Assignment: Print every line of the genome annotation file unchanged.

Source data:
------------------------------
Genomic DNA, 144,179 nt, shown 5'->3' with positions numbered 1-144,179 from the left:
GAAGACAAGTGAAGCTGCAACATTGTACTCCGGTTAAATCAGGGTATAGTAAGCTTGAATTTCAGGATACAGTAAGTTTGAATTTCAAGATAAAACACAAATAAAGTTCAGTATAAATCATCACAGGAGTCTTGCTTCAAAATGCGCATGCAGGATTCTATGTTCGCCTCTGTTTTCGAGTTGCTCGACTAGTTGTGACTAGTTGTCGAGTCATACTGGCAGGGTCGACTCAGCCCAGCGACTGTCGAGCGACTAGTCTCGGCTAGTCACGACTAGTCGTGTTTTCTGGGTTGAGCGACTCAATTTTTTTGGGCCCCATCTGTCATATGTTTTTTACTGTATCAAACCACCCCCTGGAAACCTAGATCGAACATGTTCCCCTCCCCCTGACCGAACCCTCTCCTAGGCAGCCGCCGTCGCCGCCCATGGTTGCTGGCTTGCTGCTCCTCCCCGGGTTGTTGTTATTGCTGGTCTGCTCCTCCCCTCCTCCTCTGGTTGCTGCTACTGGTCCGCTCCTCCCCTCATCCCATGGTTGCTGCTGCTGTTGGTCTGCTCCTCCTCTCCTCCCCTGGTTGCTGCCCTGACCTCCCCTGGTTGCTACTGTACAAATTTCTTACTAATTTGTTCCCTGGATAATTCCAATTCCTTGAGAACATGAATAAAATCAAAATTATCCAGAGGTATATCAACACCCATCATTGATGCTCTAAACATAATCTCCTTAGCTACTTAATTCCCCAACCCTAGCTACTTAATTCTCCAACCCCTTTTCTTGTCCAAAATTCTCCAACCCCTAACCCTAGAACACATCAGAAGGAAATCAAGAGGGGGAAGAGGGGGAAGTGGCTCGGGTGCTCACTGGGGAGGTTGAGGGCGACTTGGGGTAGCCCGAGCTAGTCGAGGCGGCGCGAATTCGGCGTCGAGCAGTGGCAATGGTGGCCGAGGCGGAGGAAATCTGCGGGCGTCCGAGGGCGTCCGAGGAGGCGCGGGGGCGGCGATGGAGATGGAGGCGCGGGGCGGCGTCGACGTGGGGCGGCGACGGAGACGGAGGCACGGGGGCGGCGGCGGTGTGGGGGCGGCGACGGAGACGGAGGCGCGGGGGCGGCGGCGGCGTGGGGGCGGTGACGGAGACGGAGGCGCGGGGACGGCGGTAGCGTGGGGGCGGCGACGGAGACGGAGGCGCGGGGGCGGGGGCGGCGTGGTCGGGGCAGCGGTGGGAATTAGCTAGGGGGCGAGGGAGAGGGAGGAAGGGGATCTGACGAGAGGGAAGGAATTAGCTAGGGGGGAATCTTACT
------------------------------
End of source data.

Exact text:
Genomic DNA, 144,179 nt, shown 5'->3' with positions numbered 1-144,179 from the left:
GAAGACAAGTGAAGCTGCAACATTGTACTCCGGTTAAATCAGGGTATAGTAAGCTTGAATTTCAGGATACAGTAAGTTTGAATTTCAAGATAAAACACAAATAAAGTTCAGTATAAATCATCACAGGAGTCTTGCTTCAAAATGCGCATGCAGGATTCTATGTTCGCCTCTGTTTTCGAGTTGCTCGACTAGTTGTGACTAGTTGTCGAGTCATACTGGCAGGGTCGACTCAGCCCAGCGACTGTCGAGCGACTAGTCTCGGCTAGTCACGACTAGTCGTGTTTTCTGGGTTGAGCGACTCAATTTTTTTGGGCCCCATCTGTCATATGTTTTTTACTGTATCAAACCACCCCCTGGAAACCTAGATCGAACATGTTCCCCTCCCCCTGACCGAACCCTCTCCTAGGCAGCCGCCGTCGCCGCCCATGGTTGCTGGCTTGCTGCTCCTCCCCGGGTTGTTGTTATTGCTGGTCTGCTCCTCCCCTCCTCCTCTGGTTGCTGCTACTGGTCCGCTCCTCCCCTCATCCCATGGTTGCTGCTGCTGTTGGTCTGCTCCTCCTCTCCTCCCCTGGTTGCTGCCCTGACCTCCCCTGGTTGCTACTGTACAAATTTCTTACTAATTTGTTCCCTGGATAATTCCAATTCCTTGAGAACATGAATAAAATCAAAATTATCCAGAGGTATATCAACACCCATCATTGATGCTCTAAACATAATCTCCTTAGCTACTTAATTCCCCAACCCTAGCTACTTAATTCTCCAACCCCTTTTCTTGTCCAAAATTCTCCAACCCCTAACCCTAGAACACATCAGAAGGAAATCAAGAGGGGGAAGAGGGGGAAGTGGCTCGGGTGCTCACTGGGGAGGTTGAGGGCGACTTGGGGTAGCCCGAGCTAGTCGAGGCGGCGCGAATTCGGCGTCGAGCAGTGGCAATGGTGGCCGAGGCGGAGGAAATCTGCGGGCGTCCGAGGGCGTCCGAGGAGGCGCGGGGGCGGCGATGGAGATGGAGGCGCGGGGCGGCGTCGACGTGGGGCGGCGACGGAGACGGAGGCACGGGGGCGGCGGCGGTGTGGGGGCGGCGACGGAGACGGAGGCGCGGGGGCGGCGGCGGCGTGGGGGCGGTGACGGAGACGGAGGCGCGGGGACGGCGGTAGCGTGGGGGCGGCGACGGAGACGGAGGCGCGGGGGCGGGGGCGGCGTGGTCGGGGCAGCGGTGGGAATTAGCTAGGGGGCGAGGGAGAGGGAGGAAGGGGATCTGACGAGAGGGAAGGAATTAGCTAGGGGGGAATCTTACT